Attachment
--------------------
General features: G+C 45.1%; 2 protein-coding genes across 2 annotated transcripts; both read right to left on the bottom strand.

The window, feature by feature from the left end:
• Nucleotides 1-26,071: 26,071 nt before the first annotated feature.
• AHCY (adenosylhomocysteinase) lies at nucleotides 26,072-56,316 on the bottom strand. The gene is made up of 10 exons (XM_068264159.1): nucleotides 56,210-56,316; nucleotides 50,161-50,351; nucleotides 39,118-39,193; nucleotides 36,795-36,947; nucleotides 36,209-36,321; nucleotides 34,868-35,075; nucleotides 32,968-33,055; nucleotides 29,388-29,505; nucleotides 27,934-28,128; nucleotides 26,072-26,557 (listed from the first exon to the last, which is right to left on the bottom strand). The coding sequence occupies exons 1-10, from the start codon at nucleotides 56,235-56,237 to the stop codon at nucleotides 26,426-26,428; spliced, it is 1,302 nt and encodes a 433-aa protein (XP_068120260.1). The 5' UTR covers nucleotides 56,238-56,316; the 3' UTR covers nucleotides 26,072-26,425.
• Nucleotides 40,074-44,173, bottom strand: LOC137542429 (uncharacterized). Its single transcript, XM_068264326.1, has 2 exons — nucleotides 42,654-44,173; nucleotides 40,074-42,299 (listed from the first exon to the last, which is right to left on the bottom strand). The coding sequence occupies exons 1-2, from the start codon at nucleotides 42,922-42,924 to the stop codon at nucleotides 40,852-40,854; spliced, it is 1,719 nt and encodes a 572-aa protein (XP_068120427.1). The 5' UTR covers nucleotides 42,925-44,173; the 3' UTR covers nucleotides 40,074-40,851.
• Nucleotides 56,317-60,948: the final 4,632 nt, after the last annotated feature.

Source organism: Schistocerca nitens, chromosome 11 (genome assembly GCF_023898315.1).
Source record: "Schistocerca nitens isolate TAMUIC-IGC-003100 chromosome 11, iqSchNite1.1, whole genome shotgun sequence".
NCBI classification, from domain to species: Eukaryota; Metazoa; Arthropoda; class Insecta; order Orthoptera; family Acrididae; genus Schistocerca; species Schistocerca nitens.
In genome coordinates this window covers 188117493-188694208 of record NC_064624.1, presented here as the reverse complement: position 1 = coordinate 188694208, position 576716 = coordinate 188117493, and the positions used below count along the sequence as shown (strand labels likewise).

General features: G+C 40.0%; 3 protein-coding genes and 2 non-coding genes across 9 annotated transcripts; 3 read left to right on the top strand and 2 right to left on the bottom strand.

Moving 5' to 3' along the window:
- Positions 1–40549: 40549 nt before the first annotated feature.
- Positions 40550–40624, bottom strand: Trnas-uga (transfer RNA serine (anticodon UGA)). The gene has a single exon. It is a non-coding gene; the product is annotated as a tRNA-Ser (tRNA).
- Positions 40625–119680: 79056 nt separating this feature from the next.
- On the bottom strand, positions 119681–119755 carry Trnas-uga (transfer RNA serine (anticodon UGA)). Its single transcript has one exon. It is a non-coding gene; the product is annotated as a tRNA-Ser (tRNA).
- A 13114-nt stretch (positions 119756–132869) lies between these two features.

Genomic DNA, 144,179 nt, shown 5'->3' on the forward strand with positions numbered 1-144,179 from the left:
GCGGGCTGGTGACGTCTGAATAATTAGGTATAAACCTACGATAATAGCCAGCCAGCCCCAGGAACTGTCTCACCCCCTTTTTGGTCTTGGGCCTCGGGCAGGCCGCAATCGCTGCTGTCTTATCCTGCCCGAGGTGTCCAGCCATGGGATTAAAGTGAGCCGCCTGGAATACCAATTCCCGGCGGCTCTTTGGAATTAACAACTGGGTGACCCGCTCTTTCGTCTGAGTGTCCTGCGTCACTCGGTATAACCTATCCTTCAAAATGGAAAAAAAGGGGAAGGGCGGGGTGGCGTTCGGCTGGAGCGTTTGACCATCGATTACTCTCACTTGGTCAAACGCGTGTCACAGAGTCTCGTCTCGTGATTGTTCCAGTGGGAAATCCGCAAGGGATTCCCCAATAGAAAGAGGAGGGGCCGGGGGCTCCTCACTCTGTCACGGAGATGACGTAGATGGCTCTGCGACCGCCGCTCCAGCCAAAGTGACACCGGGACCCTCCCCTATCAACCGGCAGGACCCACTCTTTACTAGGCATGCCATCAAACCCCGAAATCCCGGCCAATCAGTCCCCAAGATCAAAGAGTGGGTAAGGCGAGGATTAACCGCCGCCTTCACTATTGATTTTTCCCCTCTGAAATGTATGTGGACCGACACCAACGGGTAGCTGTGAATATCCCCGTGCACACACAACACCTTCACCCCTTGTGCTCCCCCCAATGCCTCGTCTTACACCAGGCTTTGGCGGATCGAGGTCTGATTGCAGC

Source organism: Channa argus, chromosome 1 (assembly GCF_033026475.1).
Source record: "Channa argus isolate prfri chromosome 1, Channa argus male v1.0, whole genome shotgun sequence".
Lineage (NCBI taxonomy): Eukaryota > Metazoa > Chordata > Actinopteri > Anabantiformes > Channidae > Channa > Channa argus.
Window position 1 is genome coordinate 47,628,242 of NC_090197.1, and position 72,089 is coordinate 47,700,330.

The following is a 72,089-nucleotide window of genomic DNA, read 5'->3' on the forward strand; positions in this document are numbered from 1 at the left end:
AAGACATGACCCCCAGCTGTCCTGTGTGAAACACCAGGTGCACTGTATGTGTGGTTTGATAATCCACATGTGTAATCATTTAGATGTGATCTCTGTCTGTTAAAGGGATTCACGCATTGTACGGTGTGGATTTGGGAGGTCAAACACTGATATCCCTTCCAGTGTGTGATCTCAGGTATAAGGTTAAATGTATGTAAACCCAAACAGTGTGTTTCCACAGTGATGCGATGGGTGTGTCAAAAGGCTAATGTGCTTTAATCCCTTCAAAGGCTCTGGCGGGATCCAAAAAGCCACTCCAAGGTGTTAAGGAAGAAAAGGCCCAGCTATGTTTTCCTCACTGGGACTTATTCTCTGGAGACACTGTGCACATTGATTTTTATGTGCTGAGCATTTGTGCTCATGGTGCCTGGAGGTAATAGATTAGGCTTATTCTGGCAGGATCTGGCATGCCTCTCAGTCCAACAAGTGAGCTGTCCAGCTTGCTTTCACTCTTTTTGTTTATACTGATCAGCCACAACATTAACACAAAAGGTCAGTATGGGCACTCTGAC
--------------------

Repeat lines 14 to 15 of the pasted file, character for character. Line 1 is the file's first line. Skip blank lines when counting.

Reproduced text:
- Positions 40550–40624, bottom strand: Trnas-uga (transfer RNA serine (anticodon UGA)). The gene has a single exon. It is a non-coding gene; the product is annotated as a tRNA-Ser (tRNA).
- Positions 40625–119680: 79056 nt separating this feature from the next.